• Of a taxpayer in the case of a tax imposed by subtitle A (relating to income taxes),
  • Of a decedent in the case of a tax imposed by chapter 11 (related to estate taxes), or
  • Of a donor in the case of a tax imposed by chapter 12 (related to gift taxes),

In respect of the tax imposed by subtitle A or B.

(b) Liability. – Any liability referred to in subsection (a) may be either as to the amount of tax shown on a return or as to any deficiency or underpayment of any tax.

(f) Suspension of Running of Period of Limitations. – The running of the period of limitations upon the assessment of the liability of a transferee or fiduciary shall, after the mailing to the transferee or fiduciary of the notice provided for in section 6212 (relating to income, estate, and gift taxes), be suspended for the period during which the Secretary is prohibited from making the assessment in respect of the liability of the transferee or fiduciary (and, in any event, if a proceeding in respect of the liability is placed on the docket of the Tax Court, until the decision of the Tax Court becomes final), and for 60 days thereafter.

The language of the statute and the language of the regulations under the statute make transferee cases very much like deficiency cases. The Court also cited several cases going back to 1930 holding that the review in transferee cases is similar to the review in deficiency cases. The history of transferee liability places in back in time to the creation of the Tax Court, unlike the types of jurisdiction given to the Tax Court in 1998 and 2006, with respect to the types of cases that do not implicate section 7459.

The Court rejected petitioner’s argument that the parties had reached an agreement regarding the amount of his transferee liability which allowed the parties to move on without the need for a Tax Court decision. The Court stated that “it is incumbent upon them [the parties] to stipulate a decision reflecting that amount.”  The decision here places transferee cases on the same footing with deficiency proceedings.  If a taxpayer timely files a petition in a deficiency or a transferee case such that the Tax Court has jurisdiction over the case, the taxpayer must recognize that the end result of filing that petition will be a decision document determining the taxpayer’s liability, or lack of liability, with respect to the periods at issue in the case.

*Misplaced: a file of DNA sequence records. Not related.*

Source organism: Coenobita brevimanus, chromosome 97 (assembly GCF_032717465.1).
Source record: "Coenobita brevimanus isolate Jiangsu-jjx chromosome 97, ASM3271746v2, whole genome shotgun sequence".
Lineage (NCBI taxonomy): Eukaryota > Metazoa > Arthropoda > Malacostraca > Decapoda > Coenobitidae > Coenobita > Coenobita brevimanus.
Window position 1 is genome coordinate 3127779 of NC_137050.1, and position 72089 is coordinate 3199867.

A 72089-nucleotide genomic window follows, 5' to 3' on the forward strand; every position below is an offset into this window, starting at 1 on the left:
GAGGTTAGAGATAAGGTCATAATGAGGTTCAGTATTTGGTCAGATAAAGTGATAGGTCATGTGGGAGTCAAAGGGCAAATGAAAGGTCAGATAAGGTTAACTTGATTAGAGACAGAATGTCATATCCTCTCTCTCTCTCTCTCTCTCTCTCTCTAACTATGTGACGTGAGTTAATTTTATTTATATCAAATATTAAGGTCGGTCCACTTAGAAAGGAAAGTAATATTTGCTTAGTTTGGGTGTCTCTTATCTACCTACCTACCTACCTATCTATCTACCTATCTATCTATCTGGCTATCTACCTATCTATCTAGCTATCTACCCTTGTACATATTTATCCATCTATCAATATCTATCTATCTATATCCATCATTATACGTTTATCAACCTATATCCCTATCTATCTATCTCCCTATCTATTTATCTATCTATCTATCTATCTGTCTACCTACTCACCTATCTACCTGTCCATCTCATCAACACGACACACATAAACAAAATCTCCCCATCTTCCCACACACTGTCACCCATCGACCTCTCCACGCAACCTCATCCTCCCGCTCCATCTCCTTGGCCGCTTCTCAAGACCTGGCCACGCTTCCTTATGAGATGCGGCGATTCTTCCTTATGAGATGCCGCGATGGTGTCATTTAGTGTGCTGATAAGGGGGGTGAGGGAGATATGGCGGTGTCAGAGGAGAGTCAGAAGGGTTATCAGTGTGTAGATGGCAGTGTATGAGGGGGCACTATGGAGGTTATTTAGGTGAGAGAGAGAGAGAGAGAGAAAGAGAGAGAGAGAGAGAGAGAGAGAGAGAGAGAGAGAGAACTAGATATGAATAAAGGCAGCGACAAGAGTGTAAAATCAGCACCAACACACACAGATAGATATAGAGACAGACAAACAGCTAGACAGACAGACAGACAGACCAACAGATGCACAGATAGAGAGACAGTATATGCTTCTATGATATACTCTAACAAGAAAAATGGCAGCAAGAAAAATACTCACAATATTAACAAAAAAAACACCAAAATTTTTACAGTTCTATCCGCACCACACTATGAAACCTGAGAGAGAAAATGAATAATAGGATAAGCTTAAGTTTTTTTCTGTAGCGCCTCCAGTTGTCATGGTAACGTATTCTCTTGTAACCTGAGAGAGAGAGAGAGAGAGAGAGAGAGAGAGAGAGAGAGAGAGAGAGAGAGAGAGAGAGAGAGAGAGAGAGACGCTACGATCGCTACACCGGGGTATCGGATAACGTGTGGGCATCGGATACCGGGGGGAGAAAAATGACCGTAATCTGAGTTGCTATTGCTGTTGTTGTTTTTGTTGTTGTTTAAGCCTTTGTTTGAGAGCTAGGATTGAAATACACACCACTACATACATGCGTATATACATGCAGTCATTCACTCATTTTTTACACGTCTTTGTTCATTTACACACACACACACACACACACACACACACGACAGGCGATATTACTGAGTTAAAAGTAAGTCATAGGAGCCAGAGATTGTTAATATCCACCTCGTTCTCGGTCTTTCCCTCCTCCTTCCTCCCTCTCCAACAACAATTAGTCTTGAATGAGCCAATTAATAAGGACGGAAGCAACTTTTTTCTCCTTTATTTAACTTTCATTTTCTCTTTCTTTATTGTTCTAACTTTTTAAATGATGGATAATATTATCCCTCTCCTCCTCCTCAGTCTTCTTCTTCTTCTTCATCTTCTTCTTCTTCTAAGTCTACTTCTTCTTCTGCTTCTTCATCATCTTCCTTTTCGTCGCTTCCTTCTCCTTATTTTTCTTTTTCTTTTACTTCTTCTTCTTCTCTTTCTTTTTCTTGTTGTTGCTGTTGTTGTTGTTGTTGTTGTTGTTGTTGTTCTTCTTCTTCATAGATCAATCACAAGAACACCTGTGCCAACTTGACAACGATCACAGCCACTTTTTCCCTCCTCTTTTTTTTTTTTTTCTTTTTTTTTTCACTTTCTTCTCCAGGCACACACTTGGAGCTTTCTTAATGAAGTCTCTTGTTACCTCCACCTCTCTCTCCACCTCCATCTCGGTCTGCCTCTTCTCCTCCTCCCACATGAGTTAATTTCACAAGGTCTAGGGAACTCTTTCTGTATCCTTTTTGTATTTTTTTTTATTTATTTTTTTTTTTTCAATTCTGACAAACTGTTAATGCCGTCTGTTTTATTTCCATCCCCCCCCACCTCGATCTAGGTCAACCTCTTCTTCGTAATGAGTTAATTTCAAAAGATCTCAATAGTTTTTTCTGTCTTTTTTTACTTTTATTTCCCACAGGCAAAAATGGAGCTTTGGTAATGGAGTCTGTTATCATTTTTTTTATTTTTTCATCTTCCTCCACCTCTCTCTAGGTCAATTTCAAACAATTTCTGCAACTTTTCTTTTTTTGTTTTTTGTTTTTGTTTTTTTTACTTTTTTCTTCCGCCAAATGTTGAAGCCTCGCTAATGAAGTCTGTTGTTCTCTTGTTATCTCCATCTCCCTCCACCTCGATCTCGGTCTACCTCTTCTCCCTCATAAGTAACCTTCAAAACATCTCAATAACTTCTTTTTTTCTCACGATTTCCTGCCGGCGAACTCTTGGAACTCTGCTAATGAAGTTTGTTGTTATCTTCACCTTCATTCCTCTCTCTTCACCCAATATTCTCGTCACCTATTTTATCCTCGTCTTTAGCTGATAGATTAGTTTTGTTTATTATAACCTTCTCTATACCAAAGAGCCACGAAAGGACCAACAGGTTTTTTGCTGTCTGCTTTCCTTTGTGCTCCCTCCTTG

Conclusion

The importance of IRC 7459 in the Tax Court’s responsibility toward cases coming before it has importance in determining what is jurisdictional. We have blogged before about cases in which the Harvard Tax Clinic argues that time periods for filing Tax Court petitions are not jurisdictional but are claims processing rules. The cases in which Harvard has made this argument have been CDP cases and stand alone innocent spouse cases where section 7459 does not apply. If section 7459 applies, the dismissal of a case can have immediate tax consequences for a taxpayer. The Seventh Circuit case, Tilden v. Commissioner, which examined the Supreme Court legislation regarding time periods and applied it sua sponte to a deficiency case, did not mention this issue. Before arguing that the time period for filing a petition after receipt of a notice of deficiency or a notice of transferee liability is not jurisdictional but only a claims processing rule, the petitioner must carefully think through the implications of section 7459 on the outcome of the cases in which the Tax Court finds no basis for equitably tolling the statute.